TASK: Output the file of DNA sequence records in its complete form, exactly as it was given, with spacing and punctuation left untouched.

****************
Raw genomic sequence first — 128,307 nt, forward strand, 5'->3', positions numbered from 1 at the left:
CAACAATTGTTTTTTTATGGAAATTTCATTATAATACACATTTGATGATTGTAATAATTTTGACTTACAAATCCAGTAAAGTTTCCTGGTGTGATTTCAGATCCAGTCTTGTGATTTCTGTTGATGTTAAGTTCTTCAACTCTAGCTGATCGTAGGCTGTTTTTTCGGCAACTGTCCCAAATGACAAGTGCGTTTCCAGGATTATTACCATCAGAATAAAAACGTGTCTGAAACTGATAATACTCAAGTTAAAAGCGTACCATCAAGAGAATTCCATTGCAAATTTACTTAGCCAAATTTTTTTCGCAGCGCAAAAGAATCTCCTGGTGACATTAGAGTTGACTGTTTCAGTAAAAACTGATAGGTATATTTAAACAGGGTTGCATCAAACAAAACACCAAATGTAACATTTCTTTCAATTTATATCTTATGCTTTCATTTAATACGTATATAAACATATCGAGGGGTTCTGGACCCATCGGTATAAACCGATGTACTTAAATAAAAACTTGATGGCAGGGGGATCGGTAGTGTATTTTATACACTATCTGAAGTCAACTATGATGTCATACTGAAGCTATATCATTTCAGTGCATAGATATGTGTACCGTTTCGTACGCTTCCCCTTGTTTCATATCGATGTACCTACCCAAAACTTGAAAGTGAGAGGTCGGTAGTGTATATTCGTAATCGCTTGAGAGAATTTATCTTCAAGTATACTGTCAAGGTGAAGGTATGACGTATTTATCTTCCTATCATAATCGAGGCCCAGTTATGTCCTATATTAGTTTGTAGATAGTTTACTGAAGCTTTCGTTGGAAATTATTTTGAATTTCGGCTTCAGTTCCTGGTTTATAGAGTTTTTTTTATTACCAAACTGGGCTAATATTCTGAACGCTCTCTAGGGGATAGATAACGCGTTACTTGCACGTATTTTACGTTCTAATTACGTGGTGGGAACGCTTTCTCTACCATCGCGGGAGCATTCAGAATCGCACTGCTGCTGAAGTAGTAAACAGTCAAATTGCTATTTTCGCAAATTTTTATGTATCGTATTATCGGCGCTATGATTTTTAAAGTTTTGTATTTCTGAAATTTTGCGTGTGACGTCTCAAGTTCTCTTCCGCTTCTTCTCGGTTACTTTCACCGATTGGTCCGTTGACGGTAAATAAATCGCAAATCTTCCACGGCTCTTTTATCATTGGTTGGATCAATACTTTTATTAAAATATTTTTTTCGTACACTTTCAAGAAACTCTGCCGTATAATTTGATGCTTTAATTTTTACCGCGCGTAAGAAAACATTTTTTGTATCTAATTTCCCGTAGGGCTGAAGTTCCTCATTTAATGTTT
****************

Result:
Raw genomic sequence first — 128,307 nt, forward strand, 5'->3', positions numbered from 1 at the left:
CAACAATTGTTTTTTTATGGAAATTTCATTATAATACACATTTGATGATTGTAATAATTTTGACTTACAAATCCAGTAAAGTTTCCTGGTGTGATTTCAGATCCAGTCTTGTGATTTCTGTTGATGTTAAGTTCTTCAACTCTAGCTGATCGTAGGCTGTTTTTTCGGCAACTGTCCCAAATGACAAGTGCGTTTCCAGGATTATTACCATCAGAATAAAAACGTGTCTGAAACTGATAATACTCAAGTTAAAAGCGTACCATCAAGAGAATTCCATTGCAAATTTACTTAGCCAAATTTTTTTCGCAGCGCAAAAGAATCTCCTGGTGACATTAGAGTTGACTGTTTCAGTAAAAACTGATAGGTATATTTAAACAGGGTTGCATCAAACAAAACACCAAATGTAACATTTCTTTCAATTTATATCTTATGCTTTCATTTAATACGTATATAAACATATCGAGGGGTTCTGGACCCATCGGTATAAACCGATGTACTTAAATAAAAACTTGATGGCAGGGGGATCGGTAGTGTATTTTATACACTATCTGAAGTCAACTATGATGTCATACTGAAGCTATATCATTTCAGTGCATAGATATGTGTACCGTTTCGTACGCTTCCCCTTGTTTCATATCGATGTACCTACCCAAAACTTGAAAGTGAGAGGTCGGTAGTGTATATTCGTAATCGCTTGAGAGAATTTATCTTCAAGTATACTGTCAAGGTGAAGGTATGACGTATTTATCTTCCTATCATAATCGAGGCCCAGTTATGTCCTATATTAGTTTGTAGATAGTTTACTGAAGCTTTCGTTGGAAATTATTTTGAATTTCGGCTTCAGTTCCTGGTTTATAGAGTTTTTTTTATTACCAAACTGGGCTAATATTCTGAACGCTCTCTAGGGGATAGATAACGCGTTACTTGCACGTATTTTACGTTCTAATTACGTGGTGGGAACGCTTTCTCTACCATCGCGGGAGCATTCAGAATCGCACTGCTGCTGAAGTAGTAAACAGTCAAATTGCTATTTTCGCAAATTTTTATGTATCGTATTATCGGCGCTATGATTTTTAAAGTTTTGTATTTCTGAAATTTTGCGTGTGACGTCTCAAGTTCTCTTCCGCTTCTTCTCGGTTACTTTCACCGATTGGTCCGTTGACGGTAAATAAATCGCAAATCTTCCACGGCTCTTTTATCATTGGTTGGATCAATACTTTTATTAAAATATTTTTTTCGTACACTTTCAAGAAACTCTGCCGTATAATTTGATGCTTTAATTTTTACCGCGCGTAAGAAAACATTTTTTGTATCTAATTTCCCGTAGGGCTGAAGTTCCTCATTTAATGTTT